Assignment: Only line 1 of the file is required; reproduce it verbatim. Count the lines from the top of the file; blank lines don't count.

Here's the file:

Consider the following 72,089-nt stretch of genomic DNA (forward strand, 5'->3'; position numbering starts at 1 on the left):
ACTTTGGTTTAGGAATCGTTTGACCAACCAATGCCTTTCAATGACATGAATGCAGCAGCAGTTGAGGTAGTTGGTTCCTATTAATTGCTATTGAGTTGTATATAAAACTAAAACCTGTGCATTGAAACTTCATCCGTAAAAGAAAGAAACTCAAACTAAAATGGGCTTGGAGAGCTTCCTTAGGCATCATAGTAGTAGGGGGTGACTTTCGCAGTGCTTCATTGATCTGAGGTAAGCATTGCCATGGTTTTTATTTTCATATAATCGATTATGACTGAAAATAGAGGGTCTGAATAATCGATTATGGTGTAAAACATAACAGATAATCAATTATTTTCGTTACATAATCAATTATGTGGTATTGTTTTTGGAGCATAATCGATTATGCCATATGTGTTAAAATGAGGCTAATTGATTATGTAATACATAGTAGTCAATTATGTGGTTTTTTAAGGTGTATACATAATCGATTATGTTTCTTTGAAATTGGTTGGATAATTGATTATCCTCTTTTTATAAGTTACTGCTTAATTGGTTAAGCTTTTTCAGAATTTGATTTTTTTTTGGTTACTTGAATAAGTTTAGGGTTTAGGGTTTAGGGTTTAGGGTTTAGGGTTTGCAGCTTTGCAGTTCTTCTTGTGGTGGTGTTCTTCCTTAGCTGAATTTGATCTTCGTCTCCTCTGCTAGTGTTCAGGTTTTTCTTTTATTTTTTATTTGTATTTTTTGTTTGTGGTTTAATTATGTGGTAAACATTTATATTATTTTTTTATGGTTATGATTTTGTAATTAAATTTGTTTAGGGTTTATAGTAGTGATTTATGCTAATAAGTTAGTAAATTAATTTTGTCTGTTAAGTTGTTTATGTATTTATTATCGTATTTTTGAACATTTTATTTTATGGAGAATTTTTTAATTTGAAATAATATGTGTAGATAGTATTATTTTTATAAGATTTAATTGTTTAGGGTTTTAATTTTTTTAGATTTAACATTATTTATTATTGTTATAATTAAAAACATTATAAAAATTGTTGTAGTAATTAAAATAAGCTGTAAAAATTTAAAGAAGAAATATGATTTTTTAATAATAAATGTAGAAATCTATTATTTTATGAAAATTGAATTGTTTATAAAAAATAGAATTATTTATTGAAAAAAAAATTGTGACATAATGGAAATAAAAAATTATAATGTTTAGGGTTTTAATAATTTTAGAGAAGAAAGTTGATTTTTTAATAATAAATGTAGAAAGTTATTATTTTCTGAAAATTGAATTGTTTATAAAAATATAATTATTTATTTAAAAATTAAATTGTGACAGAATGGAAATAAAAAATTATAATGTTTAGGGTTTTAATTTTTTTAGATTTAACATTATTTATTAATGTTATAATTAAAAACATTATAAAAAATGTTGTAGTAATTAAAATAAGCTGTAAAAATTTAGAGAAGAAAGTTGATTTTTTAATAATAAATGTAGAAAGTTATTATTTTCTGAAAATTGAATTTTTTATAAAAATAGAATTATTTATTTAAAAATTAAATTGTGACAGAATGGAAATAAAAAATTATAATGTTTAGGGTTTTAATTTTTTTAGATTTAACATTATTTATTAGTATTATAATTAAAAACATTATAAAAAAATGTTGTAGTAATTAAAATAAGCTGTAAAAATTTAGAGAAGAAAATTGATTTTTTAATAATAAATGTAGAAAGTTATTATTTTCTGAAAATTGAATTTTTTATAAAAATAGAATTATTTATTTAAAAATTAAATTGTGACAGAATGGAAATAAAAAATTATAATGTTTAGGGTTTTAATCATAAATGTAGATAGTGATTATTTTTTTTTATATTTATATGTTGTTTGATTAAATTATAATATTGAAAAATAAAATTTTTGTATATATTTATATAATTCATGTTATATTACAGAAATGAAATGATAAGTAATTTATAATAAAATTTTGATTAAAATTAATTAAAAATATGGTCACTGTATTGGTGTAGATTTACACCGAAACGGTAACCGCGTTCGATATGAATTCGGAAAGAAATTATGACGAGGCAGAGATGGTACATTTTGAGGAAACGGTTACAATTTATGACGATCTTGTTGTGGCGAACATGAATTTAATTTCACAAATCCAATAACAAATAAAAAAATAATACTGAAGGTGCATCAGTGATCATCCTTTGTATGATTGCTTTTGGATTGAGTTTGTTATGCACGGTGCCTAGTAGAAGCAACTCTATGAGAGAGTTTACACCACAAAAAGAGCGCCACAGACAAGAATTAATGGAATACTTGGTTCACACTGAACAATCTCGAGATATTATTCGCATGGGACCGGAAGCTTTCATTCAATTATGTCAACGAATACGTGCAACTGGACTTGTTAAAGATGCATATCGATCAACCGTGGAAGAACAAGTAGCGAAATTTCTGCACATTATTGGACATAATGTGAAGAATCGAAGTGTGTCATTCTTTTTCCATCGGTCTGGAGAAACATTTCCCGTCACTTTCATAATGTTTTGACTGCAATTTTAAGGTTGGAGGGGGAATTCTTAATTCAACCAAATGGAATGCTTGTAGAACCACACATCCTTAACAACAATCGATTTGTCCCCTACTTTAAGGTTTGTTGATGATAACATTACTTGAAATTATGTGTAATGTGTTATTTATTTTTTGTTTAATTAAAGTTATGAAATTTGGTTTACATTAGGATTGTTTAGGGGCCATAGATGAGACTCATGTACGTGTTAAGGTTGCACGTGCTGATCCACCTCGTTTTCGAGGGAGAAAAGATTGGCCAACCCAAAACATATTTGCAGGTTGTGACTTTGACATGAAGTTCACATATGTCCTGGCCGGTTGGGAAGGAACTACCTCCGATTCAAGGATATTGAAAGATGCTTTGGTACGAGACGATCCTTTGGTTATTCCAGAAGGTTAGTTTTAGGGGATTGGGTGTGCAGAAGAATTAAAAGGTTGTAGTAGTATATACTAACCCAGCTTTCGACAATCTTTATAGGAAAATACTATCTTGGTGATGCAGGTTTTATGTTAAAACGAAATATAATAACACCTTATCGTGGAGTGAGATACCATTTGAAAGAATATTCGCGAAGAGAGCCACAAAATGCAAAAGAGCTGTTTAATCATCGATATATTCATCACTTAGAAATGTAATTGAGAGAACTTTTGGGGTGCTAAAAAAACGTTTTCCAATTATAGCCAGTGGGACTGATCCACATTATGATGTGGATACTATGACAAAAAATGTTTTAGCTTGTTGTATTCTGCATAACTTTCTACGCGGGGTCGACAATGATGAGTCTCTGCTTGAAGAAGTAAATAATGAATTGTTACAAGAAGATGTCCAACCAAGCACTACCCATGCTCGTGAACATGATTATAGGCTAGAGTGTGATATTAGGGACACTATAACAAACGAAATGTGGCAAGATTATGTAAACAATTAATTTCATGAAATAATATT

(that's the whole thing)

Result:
Consider the following 72,089-nt stretch of genomic DNA (forward strand, 5'->3'; position numbering starts at 1 on the left):